For immediate release: 10:00 a.m. on October 30, 2007
For more information: Bernie Fette, 979-845-2623 (office) or 979-777-7532 (cell)
Driving in Texas is about to get a lot more dangerous for teenagers beginning this weekend. To make matters worse, the most comprehensive study so far about teen driving reveals that young drivers aren’t even aware of the danger.
The release of the study findings comes just days before the annual end of Daylight Saving Time. Nearly two-thirds of teen crashes happen between 6 p.m. and 6 a.m. When clocks are set back an hour, the nighttime risk becomes an issue even earlier in the evening, say young people who are working to raise risk awareness among their peers.
“Nighttime driving is at the top of the danger list, but it’s at the bottom of the awareness list,” says Krizia Martinez, a spokesperson for Teens in the Driver Seat at the Texas Transportation Institute. “We’re working to change that, because if we can help other young drivers really understand the dangers they face, we can help them drive more safely.”
Teens in the Driver Seat is the nation’s first peer-to-peer safety program for young drivers. Unlike other programs, TDS involves young drivers directly in developing and delivering safety messages. The TDS Program (www.t-driver.com) is available to Texas high schools at no cost through support provided by the Texas Department of Transportation and State Farm Insurance of Texas.
“TDS is about partners working together to save young lives,” said Texas Transportation Commissioner Hope Andrade. “We all have a role to play – the public sector, private business, lawmakers, and most importantly, the teens themselves.”
TTI researchers surveyed more than 4,400 teens at 17 Texas high schools over the past year to determine how much they knew about driving risk factors, and how often they engaged in risky driving behaviors. The findings bring new understanding to the reasons behind the number-one cause of death for teenagers in the U.S.
- Fewer than one percent of Texas teens understand that driving at night is unsafe, while almost half say they routinely drive after 10 p.m.
- Only a third of teens recognize that it’s dangerous to talk or text on a cell phone while they drive, and roughly half of them admit to doing so frequently.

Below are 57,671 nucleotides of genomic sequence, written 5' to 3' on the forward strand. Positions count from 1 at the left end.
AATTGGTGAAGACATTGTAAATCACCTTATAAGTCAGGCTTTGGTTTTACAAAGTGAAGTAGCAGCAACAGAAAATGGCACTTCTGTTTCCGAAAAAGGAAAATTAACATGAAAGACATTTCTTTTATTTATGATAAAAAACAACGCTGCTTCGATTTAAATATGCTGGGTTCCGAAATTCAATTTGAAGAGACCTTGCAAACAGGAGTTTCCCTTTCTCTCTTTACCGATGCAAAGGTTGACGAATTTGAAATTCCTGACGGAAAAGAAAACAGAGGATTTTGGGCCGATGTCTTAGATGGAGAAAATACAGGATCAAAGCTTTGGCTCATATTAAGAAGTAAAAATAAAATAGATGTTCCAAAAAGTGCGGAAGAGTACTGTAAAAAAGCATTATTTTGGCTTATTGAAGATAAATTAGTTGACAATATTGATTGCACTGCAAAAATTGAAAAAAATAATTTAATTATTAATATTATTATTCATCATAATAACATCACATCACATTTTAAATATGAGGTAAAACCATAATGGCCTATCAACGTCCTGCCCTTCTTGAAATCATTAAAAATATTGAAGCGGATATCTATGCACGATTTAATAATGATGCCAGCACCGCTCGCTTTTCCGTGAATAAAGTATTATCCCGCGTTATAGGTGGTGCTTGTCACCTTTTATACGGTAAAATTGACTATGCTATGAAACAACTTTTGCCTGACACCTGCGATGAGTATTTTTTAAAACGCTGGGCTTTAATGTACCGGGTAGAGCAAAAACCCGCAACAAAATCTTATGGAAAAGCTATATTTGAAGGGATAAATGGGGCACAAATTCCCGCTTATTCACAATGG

- 72 percent of teens cite alcohol or drug use more often than any other risk factor, even though those factors rank fifth on the list of crash causes.
“These are alarming, but very real statistics and as a leader in auto safety, at State Farm we feel an urgency to make our young drivers aware of the increased risk driving will present as the days become shorter,” said Ronnie Lee Vandiver, Marketing Manager, State Farm Texas Zone. “We want our teenagers to be aware of the risks so they can stay safe this winter.”
Car crashes kill about 6,000 teens nationwide each year, with Texas accounting for some 500 of that total, in what has been increasingly described as an “epidemic” in recent years. Researchers say the crashes are caused primarily by inexperience combined with one or more of five risk factors, in this order of frequency: driving at night, distractions (cell phones/texting and other teen passengers, etc.), speeding, low seat belt use, and alcohol. Fewer than 40 percent of the students surveyed could name three of the risks correctly, 10 percent were able to name four, and fewer than 1 percent could name all five.
The survey findings also suggest that the problem can be worse depending on where you live. The teens surveyed in rural areas:
- Are twice as likely to talk on a cell phone or send and receive text messages while driving,
- Are more than three times more likely to have received a speeding ticket, and
- Are more likely to drive at night.
“Teens in the Driver Seat is about peer-to-peer communication,” says Tabitha Zant, a Mason High School student and member of Teens in the Driver Seat. “Most of the time, teens don’t listen to adults, but we will listen to each other.”
An analysis at several of the schools in the TTI study shows the TDS program to be effective in changing young driver behavior. Cell phone use by drivers at those schools dropped by 30 percent after students became active in the cause. In addition, seat belt use increased by about 10 percent at those schools.